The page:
Posyer for Alien: Covenant (2017)Paradoxically, Covenant contains some of Scott’s most assured filmmaking along with his roughest. Beautifully filmed, filled to the brim with surprises, drawn out, disheveled in sections, and sporting what, on the surface, appear to be derivative fan-appeasing choices, it, along with the 1979 original and Prometheus, make up Scott’s standout Alien trilogy. These are far superior to any of the sequels made by others, including the action-oriented Alien-Rambo crowd-pleaser from James Cameron. Although Aliens is a memorably punchy film with etched-in-stone performances by Sigourney Weaver, the shiny beast (courtesy H.R. Geiger), and Bill Paxton, Cameron unwittingly gifted Continue reading ALFRED EAKER VS. THE SUMMER BLOCKBUSTERS: ALIEN: COVENANT (2017)

PROMETHEUS (2012)

Numerous artists, from Ludwig van Beethoven to modernist composer Luigi Nono and Trappist monk Thomas Merton have found useful symbology in the legend of the great existential seeker Prometheus. Ridley Scott’s Prometheus (2012) filters the legend through the director’s pop science fiction sensibilities. Prometheus is the most ambitious film of the Alien franchise, so it is not surprising that fans are not altogether responding to it.

Still from Prometheus (2012)Alien (1979) was, of course, Scott’s breakthrough. It is a film that holds up far better than many of the period. Alien borrowed from other films, including Mario Bava’s Planet of the Vampires (1965) and numerous old dark house movies. A highly stylized film, its intensity is most nervously heightened early on. The infamous indigestion scene with John Hurt and the building tensions between  and Sigourney Weaver (climaxing with the two actors locked in a mortal combat involving a girlie magazine) create searing impressions. Weaver’s performance in the original film is a pitch-perfect example of femininity locked into Herculean survival mode when coming fact to face with H.R. Giger’s impeccably designed monster of the house. Still, following the Jacques Tourneur rule, the most frightening of the man-meets-monster scenes involves Tom Skerrit, in claustrophobic setting, pitted against an unseen adversary.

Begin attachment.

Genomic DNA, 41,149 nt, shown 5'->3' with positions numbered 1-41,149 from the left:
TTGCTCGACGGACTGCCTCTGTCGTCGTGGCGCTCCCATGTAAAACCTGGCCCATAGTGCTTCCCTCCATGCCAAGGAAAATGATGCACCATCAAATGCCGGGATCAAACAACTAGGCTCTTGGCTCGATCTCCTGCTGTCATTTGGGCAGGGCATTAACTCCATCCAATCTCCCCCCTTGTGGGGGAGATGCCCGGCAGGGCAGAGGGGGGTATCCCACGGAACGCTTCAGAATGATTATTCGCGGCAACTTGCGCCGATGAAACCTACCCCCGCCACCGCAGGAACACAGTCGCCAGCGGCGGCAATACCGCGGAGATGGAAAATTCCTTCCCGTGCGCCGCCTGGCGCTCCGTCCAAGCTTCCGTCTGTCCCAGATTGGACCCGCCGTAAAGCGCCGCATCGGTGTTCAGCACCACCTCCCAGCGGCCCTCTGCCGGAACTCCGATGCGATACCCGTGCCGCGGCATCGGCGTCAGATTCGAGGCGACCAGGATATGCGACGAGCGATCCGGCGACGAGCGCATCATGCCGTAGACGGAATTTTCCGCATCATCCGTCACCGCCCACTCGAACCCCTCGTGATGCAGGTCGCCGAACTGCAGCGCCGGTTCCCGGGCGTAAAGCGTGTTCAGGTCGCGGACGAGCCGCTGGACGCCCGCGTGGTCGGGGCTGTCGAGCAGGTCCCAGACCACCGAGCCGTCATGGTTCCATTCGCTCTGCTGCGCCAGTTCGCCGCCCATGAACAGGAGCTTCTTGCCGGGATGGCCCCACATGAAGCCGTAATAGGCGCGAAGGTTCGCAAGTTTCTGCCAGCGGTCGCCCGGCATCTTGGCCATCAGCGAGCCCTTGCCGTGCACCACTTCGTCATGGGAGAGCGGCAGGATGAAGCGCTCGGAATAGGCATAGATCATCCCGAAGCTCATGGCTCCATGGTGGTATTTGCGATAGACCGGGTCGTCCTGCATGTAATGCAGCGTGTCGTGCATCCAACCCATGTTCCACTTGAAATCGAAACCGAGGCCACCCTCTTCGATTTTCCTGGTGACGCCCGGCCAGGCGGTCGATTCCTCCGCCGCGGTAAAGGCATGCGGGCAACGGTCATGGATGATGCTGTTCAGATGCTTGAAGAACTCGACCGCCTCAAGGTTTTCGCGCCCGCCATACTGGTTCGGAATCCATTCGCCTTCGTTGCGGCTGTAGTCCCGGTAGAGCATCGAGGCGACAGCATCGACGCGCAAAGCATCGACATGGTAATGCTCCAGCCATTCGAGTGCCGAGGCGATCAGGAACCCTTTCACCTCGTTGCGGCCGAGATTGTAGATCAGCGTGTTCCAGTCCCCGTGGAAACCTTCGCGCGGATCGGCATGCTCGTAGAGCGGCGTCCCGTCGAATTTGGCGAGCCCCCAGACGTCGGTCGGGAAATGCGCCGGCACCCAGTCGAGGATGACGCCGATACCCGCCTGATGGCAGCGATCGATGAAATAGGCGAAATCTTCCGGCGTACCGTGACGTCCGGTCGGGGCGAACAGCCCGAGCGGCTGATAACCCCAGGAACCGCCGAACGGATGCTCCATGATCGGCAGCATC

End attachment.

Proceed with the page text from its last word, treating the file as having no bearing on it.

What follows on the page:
1986’s Aliens (dir. James Cameron) was a rousing take on the Ritz Brothers (as redneck outer space Marines) versus a slew of aliens with a returning Weaver (complete with Joan Crawford shoulder pads and ray gun) leading the charge. While Cameron’s Aliens appeased twelve year-old boys fantasies, it was also filled to the rim with risible dialogue. Weaver, surprisingly, received an Academy Award nomination for her second turn as Ripley, even though her performance was nowhere as nuanced as it was under Scott’s direction. Her nomination, although deserving, is even more surprising when viewed today because she is saddled with eye-rolling, tough guy one-liners and a hackneyed scenario in the director’s cut (wherein we find that, during her hibernation, her only daughter had grown old and died. This, of course, gives Continue reading PROMETHEUS (2012)

CAPSULE: CINEMA 16: EUROPEAN SHORT FILMS (U.S. EDITION) (2007)

Recommended

DIRECTED BY: Juan Solanas, Andrea Arnold, Christopher Nolan, Roy Andersson, Toby MacDonald, Lynne Ramsay, Jan Svankmajer, Mathieu Kassovitz, , Virgil Widrich, Ridley Scott, , Balint Kenyeres, Anders Thomas Jensen, Martin McDonagh, Nanni Moretti

FEATURING: Natalie Press, Brendan Gleeson, Rúaidhrí Conroy, Klas-Gösta Olsson, Kris Marshall, Johannes Silberschneider, Tony Scott, Ulrich Thomsen

PLOT: This collection of sixteen award-winning shorts made by Europeans (mostly Brits) is a mix of dramas, comedies, and experimental pieces.

Still from Jabberwocky (1971)

WHY IT WON’T MAKE THE LIST: Compilations aren’t eligible for the List.  Although there are several short films on this set that are both weird, and great for their length, none of them have the weight it would take to displace a full-length feature film from the List.

COMMENTS: Like any box of chocolates, you never know what you’re going to get with this collection of sixteen shorts—it could be a caramel, a raspberry creme, or one of the dreaded coconuts.  The wide array of styles from artists working free of commercial concerns makes collections like this excellent primers on what cinema can accomplish, and this selection  from short film specialists Cinema 16 is one of the most award-studded compilations you’ll find.  Not having to worry about the box office receipts allows short film-makers to experiment with technique and go weirder than they otherwise would; indeed, about half of the movies here have at least a nodding acquaintance with the bizarre, while a couple are full-fledged works of surrealist art.  But no matter what direction your tastes run, rest assured there is something here to delight, and to bore, every film fan.

For completeness’ sake, I’ll briefly run down the realism-based entries first, in ascending order of quality.  We’ll then spend a little more time with the experimental offerings, a few of which are extremely important to the world of weird film.

The oldest film, Ridley Scott’s 1956 Boy and Bicycle, about a lad who takes a bike ride to the Continue reading CAPSULE: CINEMA 16: EUROPEAN SHORT FILMS (U.S. EDITION) (2007)